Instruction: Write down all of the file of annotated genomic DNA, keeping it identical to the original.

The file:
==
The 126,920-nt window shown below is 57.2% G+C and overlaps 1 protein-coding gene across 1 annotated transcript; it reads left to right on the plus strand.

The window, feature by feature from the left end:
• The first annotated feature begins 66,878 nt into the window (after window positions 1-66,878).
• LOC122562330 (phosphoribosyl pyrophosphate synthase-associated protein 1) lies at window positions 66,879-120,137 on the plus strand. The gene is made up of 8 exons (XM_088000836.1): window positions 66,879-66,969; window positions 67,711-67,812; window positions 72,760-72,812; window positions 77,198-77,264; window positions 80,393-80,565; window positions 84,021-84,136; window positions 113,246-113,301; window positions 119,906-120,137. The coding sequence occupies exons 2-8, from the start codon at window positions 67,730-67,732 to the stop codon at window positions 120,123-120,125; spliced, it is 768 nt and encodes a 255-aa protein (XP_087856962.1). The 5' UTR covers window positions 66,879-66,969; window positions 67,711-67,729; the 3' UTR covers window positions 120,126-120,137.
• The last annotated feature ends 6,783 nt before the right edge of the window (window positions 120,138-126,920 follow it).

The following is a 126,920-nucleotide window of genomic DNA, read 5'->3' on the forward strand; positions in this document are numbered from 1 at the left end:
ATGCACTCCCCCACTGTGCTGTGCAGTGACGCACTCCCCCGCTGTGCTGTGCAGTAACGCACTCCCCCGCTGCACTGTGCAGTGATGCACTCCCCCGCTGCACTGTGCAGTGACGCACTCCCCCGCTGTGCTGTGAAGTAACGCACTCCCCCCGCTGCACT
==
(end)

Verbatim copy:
The 126,920-nt window shown below is 57.2% G+C and overlaps 1 protein-coding gene across 1 annotated transcript; it reads left to right on the plus strand.

The window, feature by feature from the left end:
• The first annotated feature begins 66,878 nt into the window (after window positions 1-66,878).
• LOC122562330 (phosphoribosyl pyrophosphate synthase-associated protein 1) lies at window positions 66,879-120,137 on the plus strand. The gene is made up of 8 exons (XM_088000836.1): window positions 66,879-66,969; window positions 67,711-67,812; window positions 72,760-72,812; window positions 77,198-77,264; window positions 80,393-80,565; window positions 84,021-84,136; window positions 113,246-113,301; window positions 119,906-120,137. The coding sequence occupies exons 2-8, from the start codon at window positions 67,730-67,732 to the stop codon at window positions 120,123-120,125; spliced, it is 768 nt and encodes a 255-aa protein (XP_087856962.1). The 5' UTR covers window positions 66,879-66,969; window positions 67,711-67,729; the 3' UTR covers window positions 120,126-120,137.
• The last annotated feature ends 6,783 nt before the right edge of the window (window positions 120,138-126,920 follow it).

The following is a 126,920-nucleotide window of genomic DNA, read 5'->3' on the forward strand; positions in this document are numbered from 1 at the left end:
ATGCACTCCCCCACTGTGCTGTGCAGTGACGCACTCCCCCGCTGTGCTGTGCAGTAACGCACTCCCCCGCTGCACTGTGCAGTGATGCACTCCCCCGCTGCACTGTGCAGTGACGCACTCCCCCGCTGTGCTGTGAAGTAACGCACTCCCCCCGCTGCACT